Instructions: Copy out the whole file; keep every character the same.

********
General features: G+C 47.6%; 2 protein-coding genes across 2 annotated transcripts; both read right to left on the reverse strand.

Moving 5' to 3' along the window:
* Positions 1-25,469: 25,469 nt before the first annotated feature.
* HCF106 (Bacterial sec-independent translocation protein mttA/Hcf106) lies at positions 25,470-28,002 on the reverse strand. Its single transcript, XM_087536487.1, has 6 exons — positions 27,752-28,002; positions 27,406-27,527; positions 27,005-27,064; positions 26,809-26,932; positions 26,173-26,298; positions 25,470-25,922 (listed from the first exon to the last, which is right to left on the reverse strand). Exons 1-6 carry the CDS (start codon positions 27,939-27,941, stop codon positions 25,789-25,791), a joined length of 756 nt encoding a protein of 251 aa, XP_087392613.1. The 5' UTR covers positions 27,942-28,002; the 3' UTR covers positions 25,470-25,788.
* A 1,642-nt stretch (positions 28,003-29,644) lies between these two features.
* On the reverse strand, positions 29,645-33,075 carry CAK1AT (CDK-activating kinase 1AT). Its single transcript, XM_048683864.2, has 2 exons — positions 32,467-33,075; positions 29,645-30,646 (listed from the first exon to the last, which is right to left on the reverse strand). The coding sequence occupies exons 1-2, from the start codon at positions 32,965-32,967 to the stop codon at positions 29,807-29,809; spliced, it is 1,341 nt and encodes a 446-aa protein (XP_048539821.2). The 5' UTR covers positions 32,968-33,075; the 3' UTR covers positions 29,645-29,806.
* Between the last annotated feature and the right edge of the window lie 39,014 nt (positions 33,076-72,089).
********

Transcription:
General features: G+C 47.6%; 2 protein-coding genes across 2 annotated transcripts; both read right to left on the reverse strand.

Moving 5' to 3' along the window:
* Positions 1-25,469: 25,469 nt before the first annotated feature.
* HCF106 (Bacterial sec-independent translocation protein mttA/Hcf106) lies at positions 25,470-28,002 on the reverse strand. Its single transcript, XM_087536487.1, has 6 exons — positions 27,752-28,002; positions 27,406-27,527; positions 27,005-27,064; positions 26,809-26,932; positions 26,173-26,298; positions 25,470-25,922 (listed from the first exon to the last, which is right to left on the reverse strand). Exons 1-6 carry the CDS (start codon positions 27,939-27,941, stop codon positions 25,789-25,791), a joined length of 756 nt encoding a protein of 251 aa, XP_087392613.1. The 5' UTR covers positions 27,942-28,002; the 3' UTR covers positions 25,470-25,788.
* A 1,642-nt stretch (positions 28,003-29,644) lies between these two features.
* On the reverse strand, positions 29,645-33,075 carry CAK1AT (CDK-activating kinase 1AT). Its single transcript, XM_048683864.2, has 2 exons — positions 32,467-33,075; positions 29,645-30,646 (listed from the first exon to the last, which is right to left on the reverse strand). The coding sequence occupies exons 1-2, from the start codon at positions 32,965-32,967 to the stop codon at positions 29,807-29,809; spliced, it is 1,341 nt and encodes a 446-aa protein (XP_048539821.2). The 5' UTR covers positions 32,968-33,075; the 3' UTR covers positions 29,645-29,806.
* Between the last annotated feature and the right edge of the window lie 39,014 nt (positions 33,076-72,089).